Potiche (R) (103 min.) — Just try to not smile when French cinema icons Catherine Deneuve and Gérard Depardieu share the screen in Francois Ozon's frothy comedy. I'm guessing that's impossible, with these two genuine examples of movie stardom. Both are older and in Depardieu's case beefier than their primes, but the years melt away as they banter and flirt, each assured of their legacies and consummate appeal.
Deneuve plays Suzanne Pujol, the dissatisfied potiche (i.e. trophy wife) of umbrella manufacturer Robert (Fabrice Luchini), whose factory workers have gone on strike. It's 1977, a candy-coated era when women were beginning to assert themselves. Suzanne gets her chance when Robert is taken hostage by the strikers. She's reluctant at first to assume her husband's role in negotiating a settlement but finds she has a knack for it.
Equally surprised is union advocate Maurice Babin (Depardieu), who shared a tryst with Suzanne years ago and never forgot it. They're adversaries with an intimate history, and their scenes together percolate with furtive passion. Even a silly dance routine in a disco comes across as an awkward mating ritual. Deneuve and Depardieu are so comfortable together that Potiche feels at times like eavesdropping on old friends.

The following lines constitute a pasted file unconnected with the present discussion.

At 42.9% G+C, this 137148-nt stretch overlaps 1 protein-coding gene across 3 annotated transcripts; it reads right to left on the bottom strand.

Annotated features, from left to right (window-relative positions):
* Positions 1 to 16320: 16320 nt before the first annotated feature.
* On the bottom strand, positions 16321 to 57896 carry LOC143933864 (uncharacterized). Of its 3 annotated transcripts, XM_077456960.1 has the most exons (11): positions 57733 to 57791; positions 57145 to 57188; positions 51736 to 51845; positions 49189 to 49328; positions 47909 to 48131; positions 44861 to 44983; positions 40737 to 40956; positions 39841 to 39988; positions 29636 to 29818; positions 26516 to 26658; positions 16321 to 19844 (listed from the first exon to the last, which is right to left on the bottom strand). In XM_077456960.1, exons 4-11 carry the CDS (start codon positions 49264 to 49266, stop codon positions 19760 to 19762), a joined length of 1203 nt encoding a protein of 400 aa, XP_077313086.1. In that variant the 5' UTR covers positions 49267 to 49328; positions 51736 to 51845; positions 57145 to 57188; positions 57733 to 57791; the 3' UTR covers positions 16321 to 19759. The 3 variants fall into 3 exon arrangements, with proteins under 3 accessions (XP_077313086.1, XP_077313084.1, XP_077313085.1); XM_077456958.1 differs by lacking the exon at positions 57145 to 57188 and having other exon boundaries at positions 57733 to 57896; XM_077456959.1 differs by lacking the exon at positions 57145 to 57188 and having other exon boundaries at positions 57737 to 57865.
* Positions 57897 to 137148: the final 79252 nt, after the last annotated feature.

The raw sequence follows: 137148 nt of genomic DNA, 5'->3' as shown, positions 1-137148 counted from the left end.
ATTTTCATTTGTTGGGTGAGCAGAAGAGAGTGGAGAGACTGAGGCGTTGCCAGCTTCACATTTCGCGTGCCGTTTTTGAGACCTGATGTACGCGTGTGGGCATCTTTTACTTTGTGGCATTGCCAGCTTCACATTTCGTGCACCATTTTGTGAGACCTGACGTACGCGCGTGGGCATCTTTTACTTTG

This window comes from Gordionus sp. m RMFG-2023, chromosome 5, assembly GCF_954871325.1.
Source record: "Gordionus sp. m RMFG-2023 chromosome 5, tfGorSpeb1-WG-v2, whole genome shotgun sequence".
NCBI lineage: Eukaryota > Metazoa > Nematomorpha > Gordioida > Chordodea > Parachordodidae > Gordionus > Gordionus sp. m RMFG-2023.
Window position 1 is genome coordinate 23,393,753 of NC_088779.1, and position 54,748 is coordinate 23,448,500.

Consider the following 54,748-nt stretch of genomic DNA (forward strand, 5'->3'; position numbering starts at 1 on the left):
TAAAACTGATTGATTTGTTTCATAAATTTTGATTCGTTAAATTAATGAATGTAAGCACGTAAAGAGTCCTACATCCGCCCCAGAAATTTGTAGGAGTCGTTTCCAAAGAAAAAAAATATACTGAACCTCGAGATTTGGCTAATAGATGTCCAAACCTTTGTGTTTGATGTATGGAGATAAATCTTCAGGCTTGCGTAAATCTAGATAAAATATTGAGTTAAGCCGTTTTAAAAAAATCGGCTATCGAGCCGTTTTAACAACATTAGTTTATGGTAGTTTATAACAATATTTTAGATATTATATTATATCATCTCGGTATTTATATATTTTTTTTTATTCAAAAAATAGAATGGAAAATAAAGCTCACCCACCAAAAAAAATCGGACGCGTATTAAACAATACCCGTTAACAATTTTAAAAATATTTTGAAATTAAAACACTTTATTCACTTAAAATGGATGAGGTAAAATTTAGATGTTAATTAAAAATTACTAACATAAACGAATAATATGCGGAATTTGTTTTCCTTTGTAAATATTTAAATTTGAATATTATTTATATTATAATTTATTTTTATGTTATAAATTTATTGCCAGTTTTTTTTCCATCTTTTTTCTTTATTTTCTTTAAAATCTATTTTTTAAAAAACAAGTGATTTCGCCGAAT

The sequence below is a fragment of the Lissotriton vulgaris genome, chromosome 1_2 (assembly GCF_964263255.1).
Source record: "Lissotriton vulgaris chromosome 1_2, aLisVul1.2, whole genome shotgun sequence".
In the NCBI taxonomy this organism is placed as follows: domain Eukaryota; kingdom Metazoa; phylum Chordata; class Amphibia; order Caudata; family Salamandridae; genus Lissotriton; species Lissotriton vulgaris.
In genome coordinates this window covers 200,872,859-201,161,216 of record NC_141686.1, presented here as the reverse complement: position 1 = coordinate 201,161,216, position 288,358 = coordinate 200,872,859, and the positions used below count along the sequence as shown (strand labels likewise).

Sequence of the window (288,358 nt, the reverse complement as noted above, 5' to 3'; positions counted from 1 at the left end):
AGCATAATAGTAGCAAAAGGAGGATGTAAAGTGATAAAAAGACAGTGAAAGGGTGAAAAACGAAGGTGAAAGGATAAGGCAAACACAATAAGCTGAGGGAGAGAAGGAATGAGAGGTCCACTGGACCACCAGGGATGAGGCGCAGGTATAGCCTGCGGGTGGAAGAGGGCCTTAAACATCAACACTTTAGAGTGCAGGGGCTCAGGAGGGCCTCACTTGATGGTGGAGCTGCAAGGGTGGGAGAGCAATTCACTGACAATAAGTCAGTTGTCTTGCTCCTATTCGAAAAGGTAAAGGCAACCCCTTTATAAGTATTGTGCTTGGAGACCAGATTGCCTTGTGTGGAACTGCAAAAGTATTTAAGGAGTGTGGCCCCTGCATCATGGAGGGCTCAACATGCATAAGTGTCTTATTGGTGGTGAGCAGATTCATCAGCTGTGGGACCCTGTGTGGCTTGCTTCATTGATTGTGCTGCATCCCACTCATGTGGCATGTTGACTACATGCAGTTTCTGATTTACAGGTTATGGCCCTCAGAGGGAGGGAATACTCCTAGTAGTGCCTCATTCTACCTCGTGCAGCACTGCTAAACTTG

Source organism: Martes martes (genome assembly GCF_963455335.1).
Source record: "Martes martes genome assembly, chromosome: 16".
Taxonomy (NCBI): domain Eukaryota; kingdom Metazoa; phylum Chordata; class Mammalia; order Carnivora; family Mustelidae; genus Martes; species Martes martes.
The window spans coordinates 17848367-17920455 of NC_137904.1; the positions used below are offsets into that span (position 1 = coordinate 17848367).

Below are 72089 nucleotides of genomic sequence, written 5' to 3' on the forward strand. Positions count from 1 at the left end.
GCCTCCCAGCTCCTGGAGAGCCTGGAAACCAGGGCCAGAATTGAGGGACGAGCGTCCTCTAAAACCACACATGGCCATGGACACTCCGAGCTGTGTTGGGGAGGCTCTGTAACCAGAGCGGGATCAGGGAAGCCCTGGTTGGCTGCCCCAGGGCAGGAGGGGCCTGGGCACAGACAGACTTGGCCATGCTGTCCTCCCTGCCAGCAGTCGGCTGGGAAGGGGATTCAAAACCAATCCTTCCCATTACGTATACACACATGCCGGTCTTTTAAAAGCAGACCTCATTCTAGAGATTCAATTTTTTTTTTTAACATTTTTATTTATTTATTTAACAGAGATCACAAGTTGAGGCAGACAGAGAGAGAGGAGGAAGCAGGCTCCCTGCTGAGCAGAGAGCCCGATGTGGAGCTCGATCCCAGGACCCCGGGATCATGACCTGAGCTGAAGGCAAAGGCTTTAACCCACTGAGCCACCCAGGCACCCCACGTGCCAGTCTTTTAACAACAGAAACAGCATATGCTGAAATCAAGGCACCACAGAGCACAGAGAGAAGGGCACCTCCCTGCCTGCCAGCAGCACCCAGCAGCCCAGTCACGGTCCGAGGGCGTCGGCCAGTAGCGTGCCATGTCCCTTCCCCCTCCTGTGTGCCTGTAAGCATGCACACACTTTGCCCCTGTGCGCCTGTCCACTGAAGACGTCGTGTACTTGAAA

Ozon's adaptation of a Barillet-Grédy play (they also authored Cactus Flower) often betrays its stage roots, with extended sequences in one setting and convenient entrances leading to the next misunderstanding. Some characters are exaggerated to farcical levels, especially Robert's chauvinism and role-swapping with Suzanne; he becomes a trophy husband befuddled by her spreading influence, turning his secretary/paramour (Karin Viard) against her grabby boss.
The plot is a piffle but Ozon's presentation is gloriously romantic — we're constantly reminded of Deneuve's freely spirited turn in The Umbrellas of Cherbourg — culminating in Deneuve leading a climactic song in an improbable circumstance. "C'est bon la vie," she croons; how beautiful life is. For the entire running time of Potiche we can't argue with that.
Shown with English subtitles. A- (Tampa Theatre)
Steve Persall, Times film critic